65 is the new 45 – just ask my mother! And while people are living longer, the Social Security system has not caught up to speed. In the mid-1940s, there were 42 workers paying in for each Social Security beneficiary. By 2020, this ratio will drop to 2.8 workers per beneficiary.
As if that wasn’t enough to make you think about the “security” in Social Security, the “baby boomer” generation joins Social Security at 10,000 a day and has since 2008. Many of the 76 million baby boomer Social Security recipients began withdrawing at 62, which increased the amount drawn from the System and subsequently reduced the amount of tax revenue being added to the System.
Another fun fact is that lifespans are increasing. We are living into our 90s now, compared to our 50s and 60s when the Social Security system was established. This means that beneficiaries are drawing payments for many more years than originally expected.
The new Tax Cuts and Jobs Act does slightly address the Social Security dilemma. In 2017, all earned income between $0.01 and $127,200 was subject to Social Security’s 12.4% payroll tax, with income above and beyond $127,200 not subject to the tax. This year, this earnings cap will be increasing by $1,500 to $128,700. That means higher earners could owe up to $93 or $186 in additional payroll taxes. The difference will depend on whether they’re employed by someone else, which would mean their employer covers half of the 12.4% payroll tax, or if they’re self-employed and responsible for all 12.4% of the tax. This means more revenue into the System which is than paid out to Social Security beneficiaries.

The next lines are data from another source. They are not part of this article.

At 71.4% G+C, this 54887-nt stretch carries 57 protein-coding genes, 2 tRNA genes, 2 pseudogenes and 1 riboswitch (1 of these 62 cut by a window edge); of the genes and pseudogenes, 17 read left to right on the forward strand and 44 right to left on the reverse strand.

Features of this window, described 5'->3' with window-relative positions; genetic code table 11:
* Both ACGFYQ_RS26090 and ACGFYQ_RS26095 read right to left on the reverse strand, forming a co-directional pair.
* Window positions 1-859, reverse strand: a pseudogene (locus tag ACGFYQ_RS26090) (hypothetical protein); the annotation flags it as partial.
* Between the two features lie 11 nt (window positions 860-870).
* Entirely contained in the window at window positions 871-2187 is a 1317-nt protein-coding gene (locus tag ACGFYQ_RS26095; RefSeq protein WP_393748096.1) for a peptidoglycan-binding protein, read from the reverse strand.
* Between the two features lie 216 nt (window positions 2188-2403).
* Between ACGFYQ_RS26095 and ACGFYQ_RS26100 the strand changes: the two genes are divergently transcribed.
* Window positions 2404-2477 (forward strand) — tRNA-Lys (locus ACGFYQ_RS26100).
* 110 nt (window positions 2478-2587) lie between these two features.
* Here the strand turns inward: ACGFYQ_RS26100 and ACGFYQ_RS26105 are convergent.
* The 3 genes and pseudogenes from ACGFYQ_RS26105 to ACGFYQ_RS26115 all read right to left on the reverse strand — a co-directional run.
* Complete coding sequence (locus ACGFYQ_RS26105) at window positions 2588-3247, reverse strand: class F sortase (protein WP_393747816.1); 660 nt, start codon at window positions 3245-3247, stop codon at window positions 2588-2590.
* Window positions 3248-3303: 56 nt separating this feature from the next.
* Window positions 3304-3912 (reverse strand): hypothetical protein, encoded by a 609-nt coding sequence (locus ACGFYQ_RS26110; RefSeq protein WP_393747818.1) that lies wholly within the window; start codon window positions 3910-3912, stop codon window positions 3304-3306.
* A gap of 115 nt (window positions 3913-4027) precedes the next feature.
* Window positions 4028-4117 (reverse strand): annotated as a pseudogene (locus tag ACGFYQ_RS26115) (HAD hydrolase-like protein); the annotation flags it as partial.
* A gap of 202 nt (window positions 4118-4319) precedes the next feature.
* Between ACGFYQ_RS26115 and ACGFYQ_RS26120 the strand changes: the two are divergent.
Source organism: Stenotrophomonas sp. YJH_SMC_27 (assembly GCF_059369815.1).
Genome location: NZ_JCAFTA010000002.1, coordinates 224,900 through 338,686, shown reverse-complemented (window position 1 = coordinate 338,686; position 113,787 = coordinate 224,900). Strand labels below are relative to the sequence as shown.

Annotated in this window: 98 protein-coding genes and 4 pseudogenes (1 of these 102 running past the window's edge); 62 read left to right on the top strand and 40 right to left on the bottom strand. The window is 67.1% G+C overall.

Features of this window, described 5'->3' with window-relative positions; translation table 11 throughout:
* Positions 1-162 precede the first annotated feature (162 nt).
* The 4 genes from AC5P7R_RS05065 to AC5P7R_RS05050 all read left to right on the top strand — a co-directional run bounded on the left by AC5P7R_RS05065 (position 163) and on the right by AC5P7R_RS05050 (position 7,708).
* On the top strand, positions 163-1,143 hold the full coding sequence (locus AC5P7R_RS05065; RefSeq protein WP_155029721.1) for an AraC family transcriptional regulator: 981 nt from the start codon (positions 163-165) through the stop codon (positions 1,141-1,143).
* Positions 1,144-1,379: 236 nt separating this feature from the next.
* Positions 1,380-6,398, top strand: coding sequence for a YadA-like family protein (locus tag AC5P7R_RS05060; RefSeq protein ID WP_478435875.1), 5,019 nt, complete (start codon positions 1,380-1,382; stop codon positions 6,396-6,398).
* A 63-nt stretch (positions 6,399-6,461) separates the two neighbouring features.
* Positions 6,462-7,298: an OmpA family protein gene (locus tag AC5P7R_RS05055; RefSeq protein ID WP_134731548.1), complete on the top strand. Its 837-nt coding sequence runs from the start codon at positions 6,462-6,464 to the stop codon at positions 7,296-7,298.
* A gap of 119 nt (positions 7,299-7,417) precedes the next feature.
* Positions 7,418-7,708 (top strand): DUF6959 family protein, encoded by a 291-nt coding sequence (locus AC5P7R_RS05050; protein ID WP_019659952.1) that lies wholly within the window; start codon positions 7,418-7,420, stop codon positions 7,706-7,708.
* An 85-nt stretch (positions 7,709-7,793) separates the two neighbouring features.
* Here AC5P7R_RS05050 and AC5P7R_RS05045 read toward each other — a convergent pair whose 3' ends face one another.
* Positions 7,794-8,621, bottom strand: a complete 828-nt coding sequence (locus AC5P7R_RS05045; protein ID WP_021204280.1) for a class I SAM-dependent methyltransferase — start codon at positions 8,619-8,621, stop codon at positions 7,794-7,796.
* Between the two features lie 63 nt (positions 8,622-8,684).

Things to think about – What does all this mean for your retirement? Is there “security” in your Social Security? What planning steps can you take in ensure your financial comfort during retirement?
Always remember that it is better to plan calmly than react in panic. AnnaMarie L. Mitchell, P.A. is here to help you every step of the way. Call us at 727-230-0333 and start planning today!